Dubois, who had a ranch near Blackfoot, began his political career by getting appointed U.S. Marshal for Idaho Territory in 1882. From that position, he successfully campaigned to disenfranchise Mormons from voting on the grounds that their practice of polygamy was against the law.
Next, Dubois ran as a Republican for the position of Congressional delegate from the territory, defeating the Democratic incumbent, John Hailey. He was in that position until 1890, when Idaho became a state. In those days U.S. Senators were elected by state legislators, and in Idaho Fred T. Dubois was elected as a Republican in 1891.
Dubois helped negotiate a treaty with the Nez Perce during his term in office, taking the opportunity to disparage the Bannock Tribe by calling them lazy and shiftless. Dubois served until 1896, when he was defeated.
In 1900, Dubois again ran for U.S. Senate, defeating his former ally George Shoup. It was a Democratic legislature that elected him, and he showed his thanks by becoming a Democrat a few months later. He is the only Idahoan who has served in the Senate as both a Democrat and a Republican.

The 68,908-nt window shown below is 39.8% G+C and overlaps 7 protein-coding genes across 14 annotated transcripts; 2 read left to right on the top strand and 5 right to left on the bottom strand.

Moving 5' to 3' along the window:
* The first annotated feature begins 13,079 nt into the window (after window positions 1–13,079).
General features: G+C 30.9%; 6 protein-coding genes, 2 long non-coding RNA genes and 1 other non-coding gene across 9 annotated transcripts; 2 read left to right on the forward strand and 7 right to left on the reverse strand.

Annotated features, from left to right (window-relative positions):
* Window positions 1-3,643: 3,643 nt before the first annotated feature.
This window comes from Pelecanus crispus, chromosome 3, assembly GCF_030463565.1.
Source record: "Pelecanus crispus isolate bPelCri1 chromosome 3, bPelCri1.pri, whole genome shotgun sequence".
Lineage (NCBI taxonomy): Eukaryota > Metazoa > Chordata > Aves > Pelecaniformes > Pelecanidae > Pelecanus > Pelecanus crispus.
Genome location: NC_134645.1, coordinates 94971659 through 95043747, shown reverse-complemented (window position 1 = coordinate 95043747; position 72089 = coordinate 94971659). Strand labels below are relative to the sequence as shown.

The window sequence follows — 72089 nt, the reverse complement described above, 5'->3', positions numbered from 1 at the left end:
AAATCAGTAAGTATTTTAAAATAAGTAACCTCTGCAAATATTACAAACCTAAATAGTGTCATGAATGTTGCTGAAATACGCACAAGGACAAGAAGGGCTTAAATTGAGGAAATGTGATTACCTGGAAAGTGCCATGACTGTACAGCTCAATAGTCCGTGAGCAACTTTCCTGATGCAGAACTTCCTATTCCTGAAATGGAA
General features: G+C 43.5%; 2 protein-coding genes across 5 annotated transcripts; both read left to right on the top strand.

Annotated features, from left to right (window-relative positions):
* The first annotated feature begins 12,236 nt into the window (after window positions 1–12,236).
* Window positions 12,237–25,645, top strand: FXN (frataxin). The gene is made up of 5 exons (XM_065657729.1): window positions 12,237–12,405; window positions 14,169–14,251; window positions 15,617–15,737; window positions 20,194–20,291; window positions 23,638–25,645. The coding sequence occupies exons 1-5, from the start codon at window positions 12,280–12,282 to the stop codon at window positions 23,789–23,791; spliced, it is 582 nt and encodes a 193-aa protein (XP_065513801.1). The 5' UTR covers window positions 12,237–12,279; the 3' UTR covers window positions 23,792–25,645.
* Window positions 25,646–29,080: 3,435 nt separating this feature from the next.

Dubois had an anti-Mormon, anti-Indian reputation, and he added to that by showing his stripes as anti-Filipino, anti-black, anti-Japanese, anti-Chinese, etc. during his second term in the Senate.
The Idaho Legislature chose William Borah to replace Dubois in 1907. He would serve in the senate for 32 years.
Dubois died in 1930 and is buried in the Grove City Cemetery in Blackfoot (photo). Controversial as he was, Fred T. Dubois has two towns named after him, Dubois, Idaho and Dubois, Wyoming. The latter Dubois was given the moniker by the U.S. Postal Service, to the chagrin of residents who had another name in mind.